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The Chequers Inn, Horspath.
The Chequers Inn, Horspath.

Horspath is an ancient English village in South Oxfordshire. Green Belt land surrounds the village on the slopes of Shotover Hill, one mile outside the boundary of the city of Oxford. The parish boundary, along the Roman road, encloses Bullingdon Green, where gentlemen used to sport and English Civil War battles were fought. Medieval evidence suggests there were originally two distinct hamlets, Upper or Old Horspath and Nether, Lower or Church Horspath. The old bridle path joining the London Road through the neighbouring village of Wheatley gave the village the Anglo-Saxon name of "Horsepadan", which became "Horsepath." Finally, in 1912 the Parish Council changed the village's name to the unique form "Horspath."

[edit] History

Three Oxford Colleges, Corpus Christi, Magdalen and Brasenose have owned land and property in the parish. A connection with Queen's College comes from the 15th century when student John Copcot, walking in Shotover Forest reading his Aristotle, was attacked by a wild boar. He thrust the volume down the animal's throat and 'the boar expired'. The college ceremony of carrying in the Boar's Head at Christmas resulted from this, as did the stained glass window in St Giles church, presented in 1740 by the President of Magdalen to commemorate the Copcot Legend.

In the 19th and early 20th centuries laundresses stretched their lines across the green and market gardeners tended their vegetables for Pembroke College, Oxford. Farmers also reared pigs for the college tables. In the census of 1871, showing a population of 373, 93 were employed on the land, 14 were craftsmen and there were 30 other trades, a curate and two publicans. There were 12 farmers in 1841 and only two in 1990, but the village still has its two publicans.

Horspath may not be a pretty village, but it has character. It boasts 15 listed buildings including farm outbuildings and a cowhouse, the manor house, the church, and two thatched cottages, of which there were once 17, but fire has destroyed most. In 1936 the Queen's Head public house caught fire and sparks from the thatch destroyed two cottages opposite. The pub was restored with a tiled roof, as was Shepherd's Cottage, this thatch being burnt in the mid 1970s. The Chequers Inn although dated 1624, was built in the 19th century.

The manor house, part dating back to 1513 and with a Tudor staircase, is mainly 17th century with a 19th century addition. Its ghost, 'The Grey Lady', is reputed to wander the landings and garden. Killed by her husband in a quarrel, her body was placed in a priest hole. Several sightings have been reported and in December 1878 a first-class shot claimed he had fired three times at the figure, and found two bullets embedded in the wall. The present owner has done much to refurbish and restore the manor to its former glory.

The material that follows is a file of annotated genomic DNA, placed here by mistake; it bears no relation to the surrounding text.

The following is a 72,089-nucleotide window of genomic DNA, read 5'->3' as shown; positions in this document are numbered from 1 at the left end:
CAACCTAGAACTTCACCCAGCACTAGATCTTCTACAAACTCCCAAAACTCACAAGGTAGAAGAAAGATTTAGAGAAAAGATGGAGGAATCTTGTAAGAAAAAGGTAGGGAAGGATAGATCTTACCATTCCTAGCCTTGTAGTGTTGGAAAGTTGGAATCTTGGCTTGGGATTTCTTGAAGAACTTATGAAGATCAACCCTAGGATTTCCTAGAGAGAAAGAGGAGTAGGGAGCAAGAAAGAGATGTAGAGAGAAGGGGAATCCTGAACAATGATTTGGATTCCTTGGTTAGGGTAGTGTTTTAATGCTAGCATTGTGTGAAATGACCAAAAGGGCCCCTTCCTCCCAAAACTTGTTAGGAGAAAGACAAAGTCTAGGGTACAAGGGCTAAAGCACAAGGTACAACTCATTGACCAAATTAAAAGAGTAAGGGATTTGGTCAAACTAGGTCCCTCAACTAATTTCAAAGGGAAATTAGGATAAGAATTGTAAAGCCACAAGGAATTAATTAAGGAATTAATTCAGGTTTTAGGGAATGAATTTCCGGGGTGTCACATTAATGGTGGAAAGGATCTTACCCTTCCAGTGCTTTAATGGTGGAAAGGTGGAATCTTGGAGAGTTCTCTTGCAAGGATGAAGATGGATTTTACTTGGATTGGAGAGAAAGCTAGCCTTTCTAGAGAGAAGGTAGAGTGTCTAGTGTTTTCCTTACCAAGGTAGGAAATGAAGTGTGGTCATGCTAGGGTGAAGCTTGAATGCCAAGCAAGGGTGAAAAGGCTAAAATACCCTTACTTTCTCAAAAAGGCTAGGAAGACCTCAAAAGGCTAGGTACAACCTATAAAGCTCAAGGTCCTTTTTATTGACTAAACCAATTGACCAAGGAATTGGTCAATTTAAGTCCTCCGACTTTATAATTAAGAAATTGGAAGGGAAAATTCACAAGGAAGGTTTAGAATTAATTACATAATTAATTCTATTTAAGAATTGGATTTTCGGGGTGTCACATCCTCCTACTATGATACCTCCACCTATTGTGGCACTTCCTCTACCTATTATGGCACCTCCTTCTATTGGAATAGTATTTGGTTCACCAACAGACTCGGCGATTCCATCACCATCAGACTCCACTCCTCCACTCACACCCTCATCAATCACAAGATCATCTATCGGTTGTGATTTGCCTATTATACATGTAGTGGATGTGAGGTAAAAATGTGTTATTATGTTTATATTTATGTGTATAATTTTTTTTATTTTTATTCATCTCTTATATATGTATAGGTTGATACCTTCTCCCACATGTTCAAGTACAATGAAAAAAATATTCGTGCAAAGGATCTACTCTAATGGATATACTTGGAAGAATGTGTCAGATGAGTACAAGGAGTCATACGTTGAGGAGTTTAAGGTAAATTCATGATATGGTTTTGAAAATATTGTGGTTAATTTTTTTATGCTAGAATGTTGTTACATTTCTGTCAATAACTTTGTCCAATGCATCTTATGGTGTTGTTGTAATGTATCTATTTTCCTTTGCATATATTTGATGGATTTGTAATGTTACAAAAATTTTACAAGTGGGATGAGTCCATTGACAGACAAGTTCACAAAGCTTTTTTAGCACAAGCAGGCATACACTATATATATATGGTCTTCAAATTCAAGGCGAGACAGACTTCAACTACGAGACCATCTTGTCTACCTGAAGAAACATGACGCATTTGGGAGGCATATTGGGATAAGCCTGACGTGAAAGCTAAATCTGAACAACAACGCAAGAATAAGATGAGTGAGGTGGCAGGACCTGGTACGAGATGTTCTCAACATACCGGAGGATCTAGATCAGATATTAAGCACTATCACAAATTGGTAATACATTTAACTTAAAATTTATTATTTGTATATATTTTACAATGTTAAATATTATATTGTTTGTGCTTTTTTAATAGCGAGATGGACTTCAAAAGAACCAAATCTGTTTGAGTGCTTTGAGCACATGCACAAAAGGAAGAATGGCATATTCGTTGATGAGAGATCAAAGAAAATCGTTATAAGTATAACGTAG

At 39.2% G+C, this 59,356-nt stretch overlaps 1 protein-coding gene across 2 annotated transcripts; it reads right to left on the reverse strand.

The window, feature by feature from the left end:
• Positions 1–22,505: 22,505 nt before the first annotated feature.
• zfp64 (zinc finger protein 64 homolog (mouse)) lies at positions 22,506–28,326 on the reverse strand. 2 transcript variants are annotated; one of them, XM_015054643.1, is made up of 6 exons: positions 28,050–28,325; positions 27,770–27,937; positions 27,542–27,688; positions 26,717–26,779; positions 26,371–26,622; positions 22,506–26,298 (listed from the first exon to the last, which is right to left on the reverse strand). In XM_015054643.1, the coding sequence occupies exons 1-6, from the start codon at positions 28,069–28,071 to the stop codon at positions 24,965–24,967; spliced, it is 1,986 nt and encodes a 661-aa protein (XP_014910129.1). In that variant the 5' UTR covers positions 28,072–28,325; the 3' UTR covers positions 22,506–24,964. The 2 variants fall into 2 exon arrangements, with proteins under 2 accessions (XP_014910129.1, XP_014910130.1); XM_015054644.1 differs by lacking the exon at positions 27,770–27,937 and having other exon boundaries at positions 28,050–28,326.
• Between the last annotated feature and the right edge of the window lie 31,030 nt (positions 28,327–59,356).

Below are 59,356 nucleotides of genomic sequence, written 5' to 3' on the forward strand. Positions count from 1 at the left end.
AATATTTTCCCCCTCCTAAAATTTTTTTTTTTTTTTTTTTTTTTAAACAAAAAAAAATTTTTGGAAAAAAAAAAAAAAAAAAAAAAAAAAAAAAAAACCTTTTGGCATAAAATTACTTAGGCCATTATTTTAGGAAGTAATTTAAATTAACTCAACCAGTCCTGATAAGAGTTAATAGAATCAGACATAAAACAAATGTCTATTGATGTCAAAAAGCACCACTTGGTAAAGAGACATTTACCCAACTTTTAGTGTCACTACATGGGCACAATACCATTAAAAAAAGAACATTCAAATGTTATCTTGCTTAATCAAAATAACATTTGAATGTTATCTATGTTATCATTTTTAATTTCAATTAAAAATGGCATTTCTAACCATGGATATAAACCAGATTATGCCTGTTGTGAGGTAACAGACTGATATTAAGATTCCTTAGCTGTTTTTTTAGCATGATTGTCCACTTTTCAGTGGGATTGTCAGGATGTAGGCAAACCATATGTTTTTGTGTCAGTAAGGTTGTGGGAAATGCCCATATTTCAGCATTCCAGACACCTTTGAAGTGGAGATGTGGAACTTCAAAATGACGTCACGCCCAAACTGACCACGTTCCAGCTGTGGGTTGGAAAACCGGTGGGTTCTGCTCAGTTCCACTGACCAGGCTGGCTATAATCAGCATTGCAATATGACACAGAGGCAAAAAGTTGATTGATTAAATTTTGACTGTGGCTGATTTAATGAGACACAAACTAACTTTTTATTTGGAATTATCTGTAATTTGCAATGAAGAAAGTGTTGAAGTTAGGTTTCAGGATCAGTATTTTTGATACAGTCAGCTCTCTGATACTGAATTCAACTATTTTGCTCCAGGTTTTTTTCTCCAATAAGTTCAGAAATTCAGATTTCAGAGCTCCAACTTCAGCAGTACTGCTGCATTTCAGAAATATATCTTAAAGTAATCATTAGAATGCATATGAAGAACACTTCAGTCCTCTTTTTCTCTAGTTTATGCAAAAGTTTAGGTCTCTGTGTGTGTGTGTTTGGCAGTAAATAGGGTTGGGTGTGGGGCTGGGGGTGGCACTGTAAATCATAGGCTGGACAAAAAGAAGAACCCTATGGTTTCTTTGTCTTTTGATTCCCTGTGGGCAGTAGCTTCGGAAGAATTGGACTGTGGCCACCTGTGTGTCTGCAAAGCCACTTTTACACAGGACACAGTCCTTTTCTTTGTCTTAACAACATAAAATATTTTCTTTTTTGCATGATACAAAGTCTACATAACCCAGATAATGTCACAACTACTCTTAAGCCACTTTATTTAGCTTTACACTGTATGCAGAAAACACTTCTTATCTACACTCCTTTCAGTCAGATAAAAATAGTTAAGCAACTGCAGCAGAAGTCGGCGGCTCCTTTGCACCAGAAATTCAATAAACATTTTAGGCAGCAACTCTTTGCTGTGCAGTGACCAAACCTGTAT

St Giles church
St Giles church

The church of St Giles, dating from the 12th century, is dedicated to the patron saint of beggars and cripples, whose ceramic statuette, made by a local potter in 1988, may be found in the south chapel. The church is the proud possessor of an Elizabethan silver chalice, a pre-1740 faceless blacksmith clock, a carved late Jacobean pulpit, six tuneful bells, Medieval stained glass windows and interesting memorial plaques. One of these to James Salisbury of Bullingdon Green, who died in 1770, is elaborately decorated. Another is to the five children of Thomas and Esther Herbert, who died from a recurrence of the bubonic plague between 1686 and 1688. Esther, whose family founded New College, died also in 1688 aged 33.

In the early 20th century there was much change with tarmac roads, housing developments and mobile homes replacing farmland and manor grounds, the loss of the elms, the village pond and the railway. The population is now approximately 1,500, and includes people from all walks of life including those employed at the BMW car works in nearby Cowley.

In 1870-72, John Marius Wilson's Imperial Gazetteer of England and Wales described Horspath like this: "HORSEPATH, a village and a parish in Headington district, Oxford. The village stands under a hill, 2 miles W by S of Wheatley railway station, and 4 ESE of Oxford. The parish includes also the hamlet of Littleworth. Post town, Wheatley, under Oxford. Acres, 1,164. Real property, £1,840. Pop., 334. Houses, 71. The manor belongs to the Earl of Macclesfield. The living is a vicarage in the diocese of Oxford. Value, £91. Patron, Magdalene College, Oxford. The church is ancient; consists of nave and chancel with a tower; and has, in its tower wall, two rude figures, said to be those of its founders."